Updated at 6:20 p.m.

Coronavirus infection rates continue to increase across Massachusetts, with the number of cities and towns in the highest risk "red" category nearly doubling in the last week.

According to the latest weekly report from the Department of Public Health, which considered cases recorded from Sept. 20 to Oct. 3 and was released Wednesday, 40 communities across the state are in the red category — meaning their infection rates are above eight cases per 100,000 people. The week before, only 23 municipalities were at that level.

The report released Wednesday shows the state's highest infection rate was in Middleton, at 58.1 infections per 100,000 population. That is significantly higher than Middleton's COVID rate the week prior, which was 12.5 infections per 100,000 people — though that still placed the town in the red zone. That follows an outbreak at the Middleton Jail and House of Correction, where 139 prisoners have tested positive for the virus in the last several days.

Middleton Town Administrator Andy Sheehan addressed the outbreak in a recorded message posted to YouTube on Tuesday, and emphasized that the spike in cases was confined to the jail.

"It's certainly good news that the recent spike is not the result of community spread in the at-large population of Middleton residents," Sheehan said. "The bad news is that there's an increase in cases within Middleton's borders. And due to the way that the state reports its COVID data, it is difficult to separate those isolated cases that we see — in our case, at the jail — from the at-large population data."

In order to proceed with the reopening process, Sheehan pointed out, communities must be out of the red "higher risk" category for three consecutive weeks. So, the outbreak in the jail could stall the town's progress. Sheehan said town officials are reaching out to the state in an effort to keep the town from being in that category.

In Boston, a positive test rate of 4.1 percent led Mayor Marty Walsh to postpone the scheduled reopening of in-classroom learningby a week, to Oct. 22.

The state Department of Public Health declined to make anyone available for an interview on the updated case numbers, instead releasing a statement saying they’re closely monitoring data to analyze the impact of the virus every day.

“The COVID Enforcement and Intervention Team will continue to work closely with high risk communities, collaborating with local officials to understand the impact that unique factors like higher education or long term care facilities may have on their case numbers,” the statement says. “The Administration recommends cities and towns review several weeks of data before making any updates to local policies, including schools.”

"Schools are reopening, workplaces are reopening, the economy is reopening. And those things are going to lead to more interactions between people," said infectious disease doctor and researcher Mark J. Siedner of Massachusetts General Hospital and Harvard Medical School. "And when we have more interactions, there's going to be a higher risk for cases."

Siedner recently authored apaper in the journal Clinical Infectious Diseases that looked at infection rates in all 50 states between March and mid-July, and tracked the impact as social distancing measures were relaxed. He said the researchers hoped to see that people continued to take necessary precautions, even as mandated social distancing rules were relaxed.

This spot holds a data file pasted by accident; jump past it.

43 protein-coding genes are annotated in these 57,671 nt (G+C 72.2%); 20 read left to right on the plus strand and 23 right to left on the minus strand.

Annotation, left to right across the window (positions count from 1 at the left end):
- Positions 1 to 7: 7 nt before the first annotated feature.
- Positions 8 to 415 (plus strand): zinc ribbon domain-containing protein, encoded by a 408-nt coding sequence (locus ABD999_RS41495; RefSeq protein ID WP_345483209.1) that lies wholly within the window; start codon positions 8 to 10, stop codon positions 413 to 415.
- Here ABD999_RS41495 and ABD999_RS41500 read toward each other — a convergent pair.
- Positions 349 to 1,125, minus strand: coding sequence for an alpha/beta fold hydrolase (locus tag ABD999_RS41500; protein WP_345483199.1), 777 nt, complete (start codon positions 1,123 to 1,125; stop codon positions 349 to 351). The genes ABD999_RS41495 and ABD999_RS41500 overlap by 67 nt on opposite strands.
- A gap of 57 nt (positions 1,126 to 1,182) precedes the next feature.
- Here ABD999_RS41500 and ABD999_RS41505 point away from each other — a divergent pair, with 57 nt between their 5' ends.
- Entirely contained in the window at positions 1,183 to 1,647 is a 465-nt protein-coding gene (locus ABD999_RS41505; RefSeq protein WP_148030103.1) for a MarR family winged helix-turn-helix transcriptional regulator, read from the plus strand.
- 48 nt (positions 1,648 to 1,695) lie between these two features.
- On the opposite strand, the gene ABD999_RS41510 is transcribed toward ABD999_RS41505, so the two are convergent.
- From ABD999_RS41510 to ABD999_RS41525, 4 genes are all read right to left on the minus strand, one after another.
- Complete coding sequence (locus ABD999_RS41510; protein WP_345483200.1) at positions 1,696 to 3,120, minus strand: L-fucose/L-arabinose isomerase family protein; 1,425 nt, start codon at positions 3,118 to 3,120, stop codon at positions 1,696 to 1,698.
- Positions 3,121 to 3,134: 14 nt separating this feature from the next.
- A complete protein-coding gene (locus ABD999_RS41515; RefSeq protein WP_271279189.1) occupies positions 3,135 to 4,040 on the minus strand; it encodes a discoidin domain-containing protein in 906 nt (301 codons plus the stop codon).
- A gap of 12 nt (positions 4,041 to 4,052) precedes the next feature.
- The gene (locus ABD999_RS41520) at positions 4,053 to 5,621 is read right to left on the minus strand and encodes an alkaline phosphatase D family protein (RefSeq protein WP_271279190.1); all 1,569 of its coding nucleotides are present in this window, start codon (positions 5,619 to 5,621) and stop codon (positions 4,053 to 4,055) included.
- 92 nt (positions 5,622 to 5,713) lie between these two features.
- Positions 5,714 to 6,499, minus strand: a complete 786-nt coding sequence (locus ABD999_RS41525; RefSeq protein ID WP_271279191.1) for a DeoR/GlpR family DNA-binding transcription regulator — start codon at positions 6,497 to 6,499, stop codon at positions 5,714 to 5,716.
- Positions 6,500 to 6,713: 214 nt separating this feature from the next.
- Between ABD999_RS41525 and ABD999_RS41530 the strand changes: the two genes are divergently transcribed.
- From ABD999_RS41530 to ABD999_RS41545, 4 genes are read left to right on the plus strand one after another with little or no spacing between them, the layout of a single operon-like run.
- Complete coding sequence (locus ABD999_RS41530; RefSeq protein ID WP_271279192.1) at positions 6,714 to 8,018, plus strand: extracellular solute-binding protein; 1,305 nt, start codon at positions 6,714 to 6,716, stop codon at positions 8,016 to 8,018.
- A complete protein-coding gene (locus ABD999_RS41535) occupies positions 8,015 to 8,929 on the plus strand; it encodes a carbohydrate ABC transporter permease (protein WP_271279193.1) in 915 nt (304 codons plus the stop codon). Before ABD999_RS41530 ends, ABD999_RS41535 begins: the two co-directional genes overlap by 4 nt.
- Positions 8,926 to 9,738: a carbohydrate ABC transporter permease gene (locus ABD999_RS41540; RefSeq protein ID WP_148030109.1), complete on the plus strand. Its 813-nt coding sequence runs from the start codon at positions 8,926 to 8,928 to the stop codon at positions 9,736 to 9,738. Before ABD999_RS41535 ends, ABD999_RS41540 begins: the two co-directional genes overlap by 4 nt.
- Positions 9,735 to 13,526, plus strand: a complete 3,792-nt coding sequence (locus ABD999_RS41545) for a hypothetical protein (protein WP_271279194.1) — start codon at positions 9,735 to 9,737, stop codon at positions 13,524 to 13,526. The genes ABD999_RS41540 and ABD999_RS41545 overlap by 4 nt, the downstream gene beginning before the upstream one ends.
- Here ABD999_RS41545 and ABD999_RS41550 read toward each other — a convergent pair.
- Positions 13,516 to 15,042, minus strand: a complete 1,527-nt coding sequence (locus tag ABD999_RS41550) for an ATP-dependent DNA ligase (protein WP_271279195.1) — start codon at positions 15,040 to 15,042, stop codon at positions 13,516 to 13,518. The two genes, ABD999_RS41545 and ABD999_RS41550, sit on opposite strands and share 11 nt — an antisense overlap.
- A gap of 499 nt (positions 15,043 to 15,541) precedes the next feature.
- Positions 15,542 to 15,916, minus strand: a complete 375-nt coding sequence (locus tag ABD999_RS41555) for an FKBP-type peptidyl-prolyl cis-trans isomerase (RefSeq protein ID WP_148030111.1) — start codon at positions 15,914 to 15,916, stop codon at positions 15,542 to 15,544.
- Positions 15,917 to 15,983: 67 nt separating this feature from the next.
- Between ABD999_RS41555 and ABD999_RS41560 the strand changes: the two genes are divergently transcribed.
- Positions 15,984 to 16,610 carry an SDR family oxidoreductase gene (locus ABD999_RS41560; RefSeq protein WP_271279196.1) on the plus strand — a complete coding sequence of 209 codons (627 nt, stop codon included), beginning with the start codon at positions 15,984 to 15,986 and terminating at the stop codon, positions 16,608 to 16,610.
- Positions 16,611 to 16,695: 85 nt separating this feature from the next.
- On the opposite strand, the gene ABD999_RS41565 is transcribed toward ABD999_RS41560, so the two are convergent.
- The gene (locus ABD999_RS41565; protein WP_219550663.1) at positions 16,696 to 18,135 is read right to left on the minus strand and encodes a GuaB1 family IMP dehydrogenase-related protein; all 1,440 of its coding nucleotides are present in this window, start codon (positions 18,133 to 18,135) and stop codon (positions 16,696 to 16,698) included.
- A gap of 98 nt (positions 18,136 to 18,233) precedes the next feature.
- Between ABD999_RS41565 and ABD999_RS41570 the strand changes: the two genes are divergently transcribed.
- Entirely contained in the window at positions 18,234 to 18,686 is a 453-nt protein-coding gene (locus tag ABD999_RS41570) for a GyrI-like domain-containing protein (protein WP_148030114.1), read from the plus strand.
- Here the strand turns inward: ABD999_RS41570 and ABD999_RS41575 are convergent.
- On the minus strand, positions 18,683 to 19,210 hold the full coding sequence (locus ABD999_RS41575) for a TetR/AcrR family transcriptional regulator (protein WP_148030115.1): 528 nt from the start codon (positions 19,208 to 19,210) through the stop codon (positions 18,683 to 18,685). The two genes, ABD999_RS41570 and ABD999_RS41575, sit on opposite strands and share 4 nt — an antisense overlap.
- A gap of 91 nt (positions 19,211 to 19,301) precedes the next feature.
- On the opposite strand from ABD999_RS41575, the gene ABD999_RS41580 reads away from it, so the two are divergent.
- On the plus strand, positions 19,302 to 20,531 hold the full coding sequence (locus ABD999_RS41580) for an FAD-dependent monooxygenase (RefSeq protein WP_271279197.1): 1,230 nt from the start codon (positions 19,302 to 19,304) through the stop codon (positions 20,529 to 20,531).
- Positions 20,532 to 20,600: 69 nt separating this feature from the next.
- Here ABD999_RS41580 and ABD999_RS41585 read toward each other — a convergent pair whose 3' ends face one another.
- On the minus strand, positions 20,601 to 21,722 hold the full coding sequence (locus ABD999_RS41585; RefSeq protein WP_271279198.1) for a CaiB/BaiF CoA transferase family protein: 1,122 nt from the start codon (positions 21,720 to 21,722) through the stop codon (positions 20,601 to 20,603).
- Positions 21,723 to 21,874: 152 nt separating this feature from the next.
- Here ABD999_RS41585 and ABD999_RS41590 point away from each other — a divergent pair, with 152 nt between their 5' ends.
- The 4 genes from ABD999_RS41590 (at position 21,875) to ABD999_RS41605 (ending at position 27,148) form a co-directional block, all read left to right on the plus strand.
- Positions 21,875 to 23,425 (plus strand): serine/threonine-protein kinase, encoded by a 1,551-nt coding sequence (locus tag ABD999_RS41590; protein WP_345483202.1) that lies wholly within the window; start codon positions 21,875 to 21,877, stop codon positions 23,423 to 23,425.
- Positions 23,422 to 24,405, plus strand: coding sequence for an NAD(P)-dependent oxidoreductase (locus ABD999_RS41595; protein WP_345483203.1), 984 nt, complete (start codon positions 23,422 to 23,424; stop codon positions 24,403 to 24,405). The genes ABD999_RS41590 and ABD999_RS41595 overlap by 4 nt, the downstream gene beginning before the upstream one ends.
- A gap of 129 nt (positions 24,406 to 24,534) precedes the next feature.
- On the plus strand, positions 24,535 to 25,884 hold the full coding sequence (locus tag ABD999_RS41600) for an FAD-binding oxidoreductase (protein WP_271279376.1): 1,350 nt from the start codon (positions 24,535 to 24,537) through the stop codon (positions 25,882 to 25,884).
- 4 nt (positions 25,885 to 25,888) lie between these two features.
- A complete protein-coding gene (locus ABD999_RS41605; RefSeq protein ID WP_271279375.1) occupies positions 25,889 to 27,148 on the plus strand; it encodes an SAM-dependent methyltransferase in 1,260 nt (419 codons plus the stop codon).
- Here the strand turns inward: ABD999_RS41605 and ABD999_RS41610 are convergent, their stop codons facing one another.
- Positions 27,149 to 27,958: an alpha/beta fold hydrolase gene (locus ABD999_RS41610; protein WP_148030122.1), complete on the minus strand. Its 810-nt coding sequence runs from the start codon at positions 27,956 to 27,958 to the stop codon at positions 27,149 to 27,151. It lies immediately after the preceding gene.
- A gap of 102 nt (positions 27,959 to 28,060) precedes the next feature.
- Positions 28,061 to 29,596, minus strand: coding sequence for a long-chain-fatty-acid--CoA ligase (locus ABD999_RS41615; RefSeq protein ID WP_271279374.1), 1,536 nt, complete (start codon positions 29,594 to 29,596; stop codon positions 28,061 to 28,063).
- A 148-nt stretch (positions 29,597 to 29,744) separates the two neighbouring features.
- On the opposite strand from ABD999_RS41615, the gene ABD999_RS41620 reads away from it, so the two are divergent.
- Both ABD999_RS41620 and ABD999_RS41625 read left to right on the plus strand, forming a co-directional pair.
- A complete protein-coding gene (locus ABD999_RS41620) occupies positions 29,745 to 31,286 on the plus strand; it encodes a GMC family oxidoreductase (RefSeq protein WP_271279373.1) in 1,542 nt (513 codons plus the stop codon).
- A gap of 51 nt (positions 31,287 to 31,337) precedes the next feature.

"But we didn't find that," he said. "Unfortunately, pretty much across the country, what we found is that when these statewide policies were lifted, epidemic growth recurred."

Although the paper tracks infection rates from several months ago, Siedner suggested the current increase in Massachusetts cases results from the same relaxation in vigilence.

"I think what we're seeing today in Massachusetts is likely a combination of large returns to school, some relaxation in measures — whether they were things like restaurants or bars ... and people feeling a little bit more comfortable," he said. "As our epidemic improved with test positivity rates falling to less than 1%, it's possible that behaviors also loosened. All of those things are going to contribute to an increase in cases."

Despite that, Siedner said the answer to reducing cases again isn't just shutting everything down again. Tools like testing and contact tracing should be used, he said, to identify outbreaks in places like schools, prisons or manufacturing plants.

"Test, isolate, quarantine and control small epidemics," Siedner sad. "Failing that, if we get to a situation, which we may get to, where that is not enough and we can no longer contain it with testing and tracing, that's when these more broad policies need to come into place to get us back down to the safe level."

Andrew Lover, an assistant professor of epidemiology at UMass Amherst, cautioned that the COVID-19 infection rates could continue to increase as the winter weather sets in.

“Other countries with cold weather are starting to see some pretty rapid expansion,” Lover said. “Switzerland, especially in the last few weeks, has started to have really cold weather. So people are spending more and more time indoors and in closer proximity. And we kind of have to assume that that will start contributing to some growth here in the Northeast.”